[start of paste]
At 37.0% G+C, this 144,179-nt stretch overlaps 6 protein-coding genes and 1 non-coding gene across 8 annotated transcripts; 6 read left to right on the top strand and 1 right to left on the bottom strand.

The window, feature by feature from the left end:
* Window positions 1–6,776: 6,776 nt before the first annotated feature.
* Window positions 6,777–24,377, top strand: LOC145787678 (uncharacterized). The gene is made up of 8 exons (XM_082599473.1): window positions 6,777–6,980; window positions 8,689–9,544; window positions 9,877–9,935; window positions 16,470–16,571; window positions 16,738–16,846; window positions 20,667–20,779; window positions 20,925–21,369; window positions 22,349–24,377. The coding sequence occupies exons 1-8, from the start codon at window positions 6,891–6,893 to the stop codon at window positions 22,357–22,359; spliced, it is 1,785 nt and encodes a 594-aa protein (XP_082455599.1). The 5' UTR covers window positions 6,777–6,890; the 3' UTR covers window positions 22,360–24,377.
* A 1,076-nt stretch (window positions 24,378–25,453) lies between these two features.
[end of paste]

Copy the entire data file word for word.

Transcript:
At 37.0% G+C, this 144,179-nt stretch overlaps 6 protein-coding genes and 1 non-coding gene across 8 annotated transcripts; 6 read left to right on the top strand and 1 right to left on the bottom strand.

The window, feature by feature from the left end:
* Window positions 1–6,776: 6,776 nt before the first annotated feature.
* Window positions 6,777–24,377, top strand: LOC145787678 (uncharacterized). The gene is made up of 8 exons (XM_082599473.1): window positions 6,777–6,980; window positions 8,689–9,544; window positions 9,877–9,935; window positions 16,470–16,571; window positions 16,738–16,846; window positions 20,667–20,779; window positions 20,925–21,369; window positions 22,349–24,377. The coding sequence occupies exons 1-8, from the start codon at window positions 6,891–6,893 to the stop codon at window positions 22,357–22,359; spliced, it is 1,785 nt and encodes a 594-aa protein (XP_082455599.1). The 5' UTR covers window positions 6,777–6,890; the 3' UTR covers window positions 22,360–24,377.
* A 1,076-nt stretch (window positions 24,378–25,453) lies between these two features.